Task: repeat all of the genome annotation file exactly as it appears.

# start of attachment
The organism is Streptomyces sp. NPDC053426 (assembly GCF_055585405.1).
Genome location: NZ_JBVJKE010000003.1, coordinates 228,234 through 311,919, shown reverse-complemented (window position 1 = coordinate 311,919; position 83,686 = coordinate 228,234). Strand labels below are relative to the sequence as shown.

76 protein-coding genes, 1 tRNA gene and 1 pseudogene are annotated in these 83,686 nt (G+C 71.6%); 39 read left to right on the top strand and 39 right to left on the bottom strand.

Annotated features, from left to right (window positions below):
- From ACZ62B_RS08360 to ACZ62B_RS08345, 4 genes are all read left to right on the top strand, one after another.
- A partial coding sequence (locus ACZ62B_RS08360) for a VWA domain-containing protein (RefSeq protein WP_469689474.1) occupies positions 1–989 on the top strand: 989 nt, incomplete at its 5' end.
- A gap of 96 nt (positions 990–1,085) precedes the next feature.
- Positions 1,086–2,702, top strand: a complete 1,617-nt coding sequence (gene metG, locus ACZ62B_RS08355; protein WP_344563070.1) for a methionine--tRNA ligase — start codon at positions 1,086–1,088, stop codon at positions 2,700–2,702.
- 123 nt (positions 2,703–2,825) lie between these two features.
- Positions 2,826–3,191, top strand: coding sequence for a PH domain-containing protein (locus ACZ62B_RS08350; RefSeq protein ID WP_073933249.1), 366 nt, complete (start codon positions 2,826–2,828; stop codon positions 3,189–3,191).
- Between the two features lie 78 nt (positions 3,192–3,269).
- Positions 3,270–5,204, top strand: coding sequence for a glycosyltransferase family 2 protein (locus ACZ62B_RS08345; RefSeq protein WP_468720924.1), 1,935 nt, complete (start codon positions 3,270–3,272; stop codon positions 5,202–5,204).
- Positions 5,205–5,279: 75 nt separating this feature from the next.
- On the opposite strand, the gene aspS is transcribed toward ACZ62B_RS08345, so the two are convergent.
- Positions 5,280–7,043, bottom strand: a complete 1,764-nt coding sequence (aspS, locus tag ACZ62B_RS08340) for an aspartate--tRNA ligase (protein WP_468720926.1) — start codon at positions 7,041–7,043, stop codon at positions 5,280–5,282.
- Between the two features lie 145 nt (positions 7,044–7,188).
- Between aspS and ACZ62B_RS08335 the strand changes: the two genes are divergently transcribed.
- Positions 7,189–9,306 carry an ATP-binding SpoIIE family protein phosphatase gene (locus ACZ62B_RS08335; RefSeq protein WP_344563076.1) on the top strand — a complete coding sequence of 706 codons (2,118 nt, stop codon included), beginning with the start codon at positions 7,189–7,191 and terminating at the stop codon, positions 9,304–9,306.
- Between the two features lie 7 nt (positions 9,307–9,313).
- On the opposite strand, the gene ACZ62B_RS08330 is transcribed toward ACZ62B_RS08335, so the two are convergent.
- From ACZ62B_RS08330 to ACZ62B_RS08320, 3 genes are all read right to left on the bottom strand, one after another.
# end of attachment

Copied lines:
The organism is Streptomyces sp. NPDC053426 (assembly GCF_055585405.1).
Genome location: NZ_JBVJKE010000003.1, coordinates 228,234 through 311,919, shown reverse-complemented (window position 1 = coordinate 311,919; position 83,686 = coordinate 228,234). Strand labels below are relative to the sequence as shown.

76 protein-coding genes, 1 tRNA gene and 1 pseudogene are annotated in these 83,686 nt (G+C 71.6%); 39 read left to right on the top strand and 39 right to left on the bottom strand.

Annotated features, from left to right (window positions below):
- From ACZ62B_RS08360 to ACZ62B_RS08345, 4 genes are all read left to right on the top strand, one after another.
- A partial coding sequence (locus ACZ62B_RS08360) for a VWA domain-containing protein (RefSeq protein WP_469689474.1) occupies positions 1–989 on the top strand: 989 nt, incomplete at its 5' end.
- A gap of 96 nt (positions 990–1,085) precedes the next feature.
- Positions 1,086–2,702, top strand: a complete 1,617-nt coding sequence (gene metG, locus ACZ62B_RS08355; protein WP_344563070.1) for a methionine--tRNA ligase — start codon at positions 1,086–1,088, stop codon at positions 2,700–2,702.
- 123 nt (positions 2,703–2,825) lie between these two features.
- Positions 2,826–3,191, top strand: coding sequence for a PH domain-containing protein (locus ACZ62B_RS08350; RefSeq protein ID WP_073933249.1), 366 nt, complete (start codon positions 2,826–2,828; stop codon positions 3,189–3,191).
- Between the two features lie 78 nt (positions 3,192–3,269).
- Positions 3,270–5,204, top strand: coding sequence for a glycosyltransferase family 2 protein (locus ACZ62B_RS08345; RefSeq protein WP_468720924.1), 1,935 nt, complete (start codon positions 3,270–3,272; stop codon positions 5,202–5,204).
- Positions 5,205–5,279: 75 nt separating this feature from the next.
- On the opposite strand, the gene aspS is transcribed toward ACZ62B_RS08345, so the two are convergent.
- Positions 5,280–7,043, bottom strand: a complete 1,764-nt coding sequence (aspS, locus tag ACZ62B_RS08340) for an aspartate--tRNA ligase (protein WP_468720926.1) — start codon at positions 7,041–7,043, stop codon at positions 5,280–5,282.
- Between the two features lie 145 nt (positions 7,044–7,188).
- Between aspS and ACZ62B_RS08335 the strand changes: the two genes are divergently transcribed.
- Positions 7,189–9,306 carry an ATP-binding SpoIIE family protein phosphatase gene (locus ACZ62B_RS08335; RefSeq protein WP_344563076.1) on the top strand — a complete coding sequence of 706 codons (2,118 nt, stop codon included), beginning with the start codon at positions 7,189–7,191 and terminating at the stop codon, positions 9,304–9,306.
- Between the two features lie 7 nt (positions 9,307–9,313).
- On the opposite strand, the gene ACZ62B_RS08330 is transcribed toward ACZ62B_RS08335, so the two are convergent.
- From ACZ62B_RS08330 to ACZ62B_RS08320, 3 genes are all read right to left on the bottom strand, one after another.